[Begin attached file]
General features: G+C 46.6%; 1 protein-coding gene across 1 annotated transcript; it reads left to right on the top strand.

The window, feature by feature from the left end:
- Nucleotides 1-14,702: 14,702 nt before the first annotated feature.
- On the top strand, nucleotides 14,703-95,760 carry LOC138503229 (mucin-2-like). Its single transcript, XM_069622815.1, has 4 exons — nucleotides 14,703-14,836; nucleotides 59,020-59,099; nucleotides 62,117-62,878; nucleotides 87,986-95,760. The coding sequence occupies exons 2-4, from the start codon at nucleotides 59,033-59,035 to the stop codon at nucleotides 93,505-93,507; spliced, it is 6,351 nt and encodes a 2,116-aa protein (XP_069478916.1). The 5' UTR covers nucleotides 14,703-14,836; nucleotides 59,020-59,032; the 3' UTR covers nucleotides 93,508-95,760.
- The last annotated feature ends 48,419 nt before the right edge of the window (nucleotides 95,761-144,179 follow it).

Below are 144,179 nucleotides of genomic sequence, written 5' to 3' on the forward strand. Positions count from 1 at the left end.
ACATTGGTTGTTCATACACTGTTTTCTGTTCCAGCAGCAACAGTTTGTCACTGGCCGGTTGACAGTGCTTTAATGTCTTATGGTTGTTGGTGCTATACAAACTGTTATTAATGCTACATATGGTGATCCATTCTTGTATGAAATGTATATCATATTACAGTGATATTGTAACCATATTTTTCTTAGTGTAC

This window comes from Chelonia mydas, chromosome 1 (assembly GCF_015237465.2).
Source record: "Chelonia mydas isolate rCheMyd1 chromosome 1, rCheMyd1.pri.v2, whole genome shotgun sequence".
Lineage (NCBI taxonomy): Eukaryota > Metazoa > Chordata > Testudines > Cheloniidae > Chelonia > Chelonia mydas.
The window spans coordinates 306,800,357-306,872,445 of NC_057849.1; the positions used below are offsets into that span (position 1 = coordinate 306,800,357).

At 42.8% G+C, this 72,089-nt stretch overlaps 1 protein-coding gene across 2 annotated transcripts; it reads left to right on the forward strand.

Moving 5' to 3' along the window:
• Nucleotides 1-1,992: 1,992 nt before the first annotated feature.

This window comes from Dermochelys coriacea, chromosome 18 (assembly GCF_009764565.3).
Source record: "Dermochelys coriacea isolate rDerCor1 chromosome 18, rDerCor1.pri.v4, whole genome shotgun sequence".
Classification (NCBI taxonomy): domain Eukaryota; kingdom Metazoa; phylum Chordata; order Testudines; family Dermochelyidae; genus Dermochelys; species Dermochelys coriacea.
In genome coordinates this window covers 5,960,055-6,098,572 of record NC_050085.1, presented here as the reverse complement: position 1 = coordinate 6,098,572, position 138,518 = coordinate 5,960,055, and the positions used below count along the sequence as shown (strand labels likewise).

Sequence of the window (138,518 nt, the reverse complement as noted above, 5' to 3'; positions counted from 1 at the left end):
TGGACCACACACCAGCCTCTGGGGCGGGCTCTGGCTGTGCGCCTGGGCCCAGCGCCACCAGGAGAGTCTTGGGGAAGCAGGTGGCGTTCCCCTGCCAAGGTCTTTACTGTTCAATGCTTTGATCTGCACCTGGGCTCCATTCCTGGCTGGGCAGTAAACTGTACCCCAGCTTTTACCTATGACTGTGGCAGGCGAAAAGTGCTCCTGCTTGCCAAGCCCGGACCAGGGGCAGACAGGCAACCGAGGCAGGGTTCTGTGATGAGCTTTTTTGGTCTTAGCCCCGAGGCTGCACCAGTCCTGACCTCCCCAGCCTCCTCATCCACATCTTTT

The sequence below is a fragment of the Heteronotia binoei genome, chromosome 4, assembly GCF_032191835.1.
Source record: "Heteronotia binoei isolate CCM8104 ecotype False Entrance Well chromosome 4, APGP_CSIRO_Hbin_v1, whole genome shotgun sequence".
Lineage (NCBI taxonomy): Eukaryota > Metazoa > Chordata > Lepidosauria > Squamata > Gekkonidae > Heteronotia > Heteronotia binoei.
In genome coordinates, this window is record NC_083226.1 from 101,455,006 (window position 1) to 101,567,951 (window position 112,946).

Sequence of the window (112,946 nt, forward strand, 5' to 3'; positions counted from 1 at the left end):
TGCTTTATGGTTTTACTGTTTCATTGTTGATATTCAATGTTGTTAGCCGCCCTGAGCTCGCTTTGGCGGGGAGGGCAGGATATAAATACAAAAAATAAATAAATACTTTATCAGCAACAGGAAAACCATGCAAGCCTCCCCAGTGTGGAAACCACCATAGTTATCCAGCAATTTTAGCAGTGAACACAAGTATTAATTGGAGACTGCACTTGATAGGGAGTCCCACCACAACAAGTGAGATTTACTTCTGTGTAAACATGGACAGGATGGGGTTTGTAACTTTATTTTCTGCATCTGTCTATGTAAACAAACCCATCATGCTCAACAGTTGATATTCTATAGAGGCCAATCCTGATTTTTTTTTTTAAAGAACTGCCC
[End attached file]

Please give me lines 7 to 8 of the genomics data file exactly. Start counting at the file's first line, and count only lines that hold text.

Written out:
ACATTGGTTGTTCATACACTGTTTTCTGTTCCAGCAGCAACAGTTTGTCACTGGCCGGTTGACAGTGCTTTAATGTCTTATGGTTGTTGGTGCTATACAAACTGTTATTAATGCTACATATGGTGATCCATTCTTGTATGAAATGTATATCATATTACAGTGATATTGTAACCATATTTTTCTTAGTGTAC

This window comes from Chelonia mydas, chromosome 1 (assembly GCF_015237465.2).